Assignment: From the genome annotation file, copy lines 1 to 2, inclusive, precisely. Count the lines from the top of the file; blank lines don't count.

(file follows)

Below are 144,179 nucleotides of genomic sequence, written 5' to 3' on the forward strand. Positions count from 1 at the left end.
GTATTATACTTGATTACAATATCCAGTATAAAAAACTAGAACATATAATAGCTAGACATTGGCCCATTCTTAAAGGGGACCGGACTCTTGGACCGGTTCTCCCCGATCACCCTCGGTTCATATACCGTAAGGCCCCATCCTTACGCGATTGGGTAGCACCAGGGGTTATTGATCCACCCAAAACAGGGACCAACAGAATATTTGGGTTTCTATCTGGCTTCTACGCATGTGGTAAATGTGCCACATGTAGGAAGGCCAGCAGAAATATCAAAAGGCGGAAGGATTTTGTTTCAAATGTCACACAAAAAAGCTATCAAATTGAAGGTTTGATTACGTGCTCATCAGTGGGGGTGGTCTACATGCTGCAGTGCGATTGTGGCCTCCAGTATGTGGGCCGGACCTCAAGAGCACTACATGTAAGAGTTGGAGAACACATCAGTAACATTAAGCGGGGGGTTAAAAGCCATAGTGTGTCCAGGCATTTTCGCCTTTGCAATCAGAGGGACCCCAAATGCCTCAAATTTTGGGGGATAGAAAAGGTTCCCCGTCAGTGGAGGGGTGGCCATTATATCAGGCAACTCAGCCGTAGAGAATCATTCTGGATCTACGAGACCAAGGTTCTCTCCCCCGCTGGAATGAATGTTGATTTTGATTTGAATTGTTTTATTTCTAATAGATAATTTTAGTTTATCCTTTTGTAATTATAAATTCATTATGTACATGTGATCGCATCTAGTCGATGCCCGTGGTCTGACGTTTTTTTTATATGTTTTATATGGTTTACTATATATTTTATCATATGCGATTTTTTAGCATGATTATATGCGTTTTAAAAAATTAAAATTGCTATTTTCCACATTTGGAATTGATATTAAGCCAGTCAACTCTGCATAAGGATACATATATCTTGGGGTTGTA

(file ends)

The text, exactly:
Below are 144,179 nucleotides of genomic sequence, written 5' to 3' on the forward strand. Positions count from 1 at the left end.
GTATTATACTTGATTACAATATCCAGTATAAAAAACTAGAACATATAATAGCTAGACATTGGCCCATTCTTAAAGGGGACCGGACTCTTGGACCGGTTCTCCCCGATCACCCTCGGTTCATATACCGTAAGGCCCCATCCTTACGCGATTGGGTAGCACCAGGGGTTATTGATCCACCCAAAACAGGGACCAACAGAATATTTGGGTTTCTATCTGGCTTCTACGCATGTGGTAAATGTGCCACATGTAGGAAGGCCAGCAGAAATATCAAAAGGCGGAAGGATTTTGTTTCAAATGTCACACAAAAAAGCTATCAAATTGAAGGTTTGATTACGTGCTCATCAGTGGGGGTGGTCTACATGCTGCAGTGCGATTGTGGCCTCCAGTATGTGGGCCGGACCTCAAGAGCACTACATGTAAGAGTTGGAGAACACATCAGTAACATTAAGCGGGGGGTTAAAAGCCATAGTGTGTCCAGGCATTTTCGCCTTTGCAATCAGAGGGACCCCAAATGCCTCAAATTTTGGGGGATAGAAAAGGTTCCCCGTCAGTGGAGGGGTGGCCATTATATCAGGCAACTCAGCCGTAGAGAATCATTCTGGATCTACGAGACCAAGGTTCTCTCCCCCGCTGGAATGAATGTTGATTTTGATTTGAATTGTTTTATTTCTAATAGATAATTTTAGTTTATCCTTTTGTAATTATAAATTCATTATGTACATGTGATCGCATCTAGTCGATGCCCGTGGTCTGACGTTTTTTTTATATGTTTTATATGGTTTACTATATATTTTATCATATGCGATTTTTTAGCATGATTATATGCGTTTTAAAAAATTAAAATTGCTATTTTCCACATTTGGAATTGATATTAAGCCAGTCAACTCTGCATAAGGATACATATATCTTGGGGTTGTA